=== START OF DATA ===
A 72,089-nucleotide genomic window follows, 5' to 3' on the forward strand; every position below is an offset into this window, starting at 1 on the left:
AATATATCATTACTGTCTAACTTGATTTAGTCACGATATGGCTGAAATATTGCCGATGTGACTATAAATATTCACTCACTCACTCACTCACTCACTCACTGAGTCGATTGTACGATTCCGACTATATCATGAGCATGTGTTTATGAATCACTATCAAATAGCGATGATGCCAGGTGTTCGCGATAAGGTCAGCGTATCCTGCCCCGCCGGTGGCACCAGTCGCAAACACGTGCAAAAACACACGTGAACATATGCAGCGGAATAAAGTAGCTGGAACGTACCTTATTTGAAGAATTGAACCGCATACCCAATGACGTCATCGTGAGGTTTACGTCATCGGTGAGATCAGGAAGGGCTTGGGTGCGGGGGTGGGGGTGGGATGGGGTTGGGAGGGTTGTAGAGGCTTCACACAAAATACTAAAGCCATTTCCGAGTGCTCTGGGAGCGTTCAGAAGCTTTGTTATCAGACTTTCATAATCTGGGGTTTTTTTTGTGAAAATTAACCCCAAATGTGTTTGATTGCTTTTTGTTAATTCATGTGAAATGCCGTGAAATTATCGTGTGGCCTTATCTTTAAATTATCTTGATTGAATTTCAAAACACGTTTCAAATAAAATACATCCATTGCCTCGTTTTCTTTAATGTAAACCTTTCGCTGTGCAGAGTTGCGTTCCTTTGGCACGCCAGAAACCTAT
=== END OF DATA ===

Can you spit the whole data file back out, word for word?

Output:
A 72,089-nucleotide genomic window follows, 5' to 3' on the forward strand; every position below is an offset into this window, starting at 1 on the left:
AATATATCATTACTGTCTAACTTGATTTAGTCACGATATGGCTGAAATATTGCCGATGTGACTATAAATATTCACTCACTCACTCACTCACTCACTCACTGAGTCGATTGTACGATTCCGACTATATCATGAGCATGTGTTTATGAATCACTATCAAATAGCGATGATGCCAGGTGTTCGCGATAAGGTCAGCGTATCCTGCCCCGCCGGTGGCACCAGTCGCAAACACGTGCAAAAACACACGTGAACATATGCAGCGGAATAAAGTAGCTGGAACGTACCTTATTTGAAGAATTGAACCGCATACCCAATGACGTCATCGTGAGGTTTACGTCATCGGTGAGATCAGGAAGGGCTTGGGTGCGGGGGTGGGGGTGGGATGGGGTTGGGAGGGTTGTAGAGGCTTCACACAAAATACTAAAGCCATTTCCGAGTGCTCTGGGAGCGTTCAGAAGCTTTGTTATCAGACTTTCATAATCTGGGGTTTTTTTTGTGAAAATTAACCCCAAATGTGTTTGATTGCTTTTTGTTAATTCATGTGAAATGCCGTGAAATTATCGTGTGGCCTTATCTTTAAATTATCTTGATTGAATTTCAAAACACGTTTCAAATAAAATACATCCATTGCCTCGTTTTCTTTAATGTAAACCTTTCGCTGTGCAGAGTTGCGTTCCTTTGGCACGCCAGAAACCTAT